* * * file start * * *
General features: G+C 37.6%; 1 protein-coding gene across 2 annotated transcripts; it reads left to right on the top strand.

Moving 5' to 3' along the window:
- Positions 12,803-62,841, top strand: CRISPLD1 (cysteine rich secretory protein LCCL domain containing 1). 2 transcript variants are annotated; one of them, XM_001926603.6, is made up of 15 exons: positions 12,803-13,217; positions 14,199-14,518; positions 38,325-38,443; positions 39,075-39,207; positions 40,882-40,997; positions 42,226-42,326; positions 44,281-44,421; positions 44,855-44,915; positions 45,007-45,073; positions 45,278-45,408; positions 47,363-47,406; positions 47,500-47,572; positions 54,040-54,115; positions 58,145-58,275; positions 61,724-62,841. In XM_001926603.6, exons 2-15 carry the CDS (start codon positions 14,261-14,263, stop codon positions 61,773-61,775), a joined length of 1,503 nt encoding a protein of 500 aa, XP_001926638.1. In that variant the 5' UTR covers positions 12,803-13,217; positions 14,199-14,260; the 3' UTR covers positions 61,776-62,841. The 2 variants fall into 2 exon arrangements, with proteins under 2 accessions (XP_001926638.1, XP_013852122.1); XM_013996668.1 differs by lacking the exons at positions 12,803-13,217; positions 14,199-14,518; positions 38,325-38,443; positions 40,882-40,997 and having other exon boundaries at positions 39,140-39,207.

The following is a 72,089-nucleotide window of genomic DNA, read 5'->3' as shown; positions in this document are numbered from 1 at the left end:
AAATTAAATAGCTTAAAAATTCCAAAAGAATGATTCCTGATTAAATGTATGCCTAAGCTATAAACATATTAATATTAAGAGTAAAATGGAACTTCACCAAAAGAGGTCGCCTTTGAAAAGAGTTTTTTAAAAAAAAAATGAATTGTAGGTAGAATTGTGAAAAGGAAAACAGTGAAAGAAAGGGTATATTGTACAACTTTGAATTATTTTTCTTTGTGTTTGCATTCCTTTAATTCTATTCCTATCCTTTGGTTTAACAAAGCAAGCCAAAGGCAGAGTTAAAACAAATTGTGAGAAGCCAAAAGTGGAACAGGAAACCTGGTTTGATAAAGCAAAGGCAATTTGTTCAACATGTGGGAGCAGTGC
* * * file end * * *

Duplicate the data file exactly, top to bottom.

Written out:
General features: G+C 37.6%; 1 protein-coding gene across 2 annotated transcripts; it reads left to right on the top strand.

Moving 5' to 3' along the window:
- Positions 12,803-62,841, top strand: CRISPLD1 (cysteine rich secretory protein LCCL domain containing 1). 2 transcript variants are annotated; one of them, XM_001926603.6, is made up of 15 exons: positions 12,803-13,217; positions 14,199-14,518; positions 38,325-38,443; positions 39,075-39,207; positions 40,882-40,997; positions 42,226-42,326; positions 44,281-44,421; positions 44,855-44,915; positions 45,007-45,073; positions 45,278-45,408; positions 47,363-47,406; positions 47,500-47,572; positions 54,040-54,115; positions 58,145-58,275; positions 61,724-62,841. In XM_001926603.6, exons 2-15 carry the CDS (start codon positions 14,261-14,263, stop codon positions 61,773-61,775), a joined length of 1,503 nt encoding a protein of 500 aa, XP_001926638.1. In that variant the 5' UTR covers positions 12,803-13,217; positions 14,199-14,260; the 3' UTR covers positions 61,776-62,841. The 2 variants fall into 2 exon arrangements, with proteins under 2 accessions (XP_001926638.1, XP_013852122.1); XM_013996668.1 differs by lacking the exons at positions 12,803-13,217; positions 14,199-14,518; positions 38,325-38,443; positions 40,882-40,997 and having other exon boundaries at positions 39,140-39,207.

The following is a 72,089-nucleotide window of genomic DNA, read 5'->3' as shown; positions in this document are numbered from 1 at the left end:
AAATTAAATAGCTTAAAAATTCCAAAAGAATGATTCCTGATTAAATGTATGCCTAAGCTATAAACATATTAATATTAAGAGTAAAATGGAACTTCACCAAAAGAGGTCGCCTTTGAAAAGAGTTTTTTAAAAAAAAAATGAATTGTAGGTAGAATTGTGAAAAGGAAAACAGTGAAAGAAAGGGTATATTGTACAACTTTGAATTATTTTTCTTTGTGTTTGCATTCCTTTAATTCTATTCCTATCCTTTGGTTTAACAAAGCAAGCCAAAGGCAGAGTTAAAACAAATTGTGAGAAGCCAAAAGTGGAACAGGAAACCTGGTTTGATAAAGCAAAGGCAATTTGTTCAACATGTGGGAGCAGTGC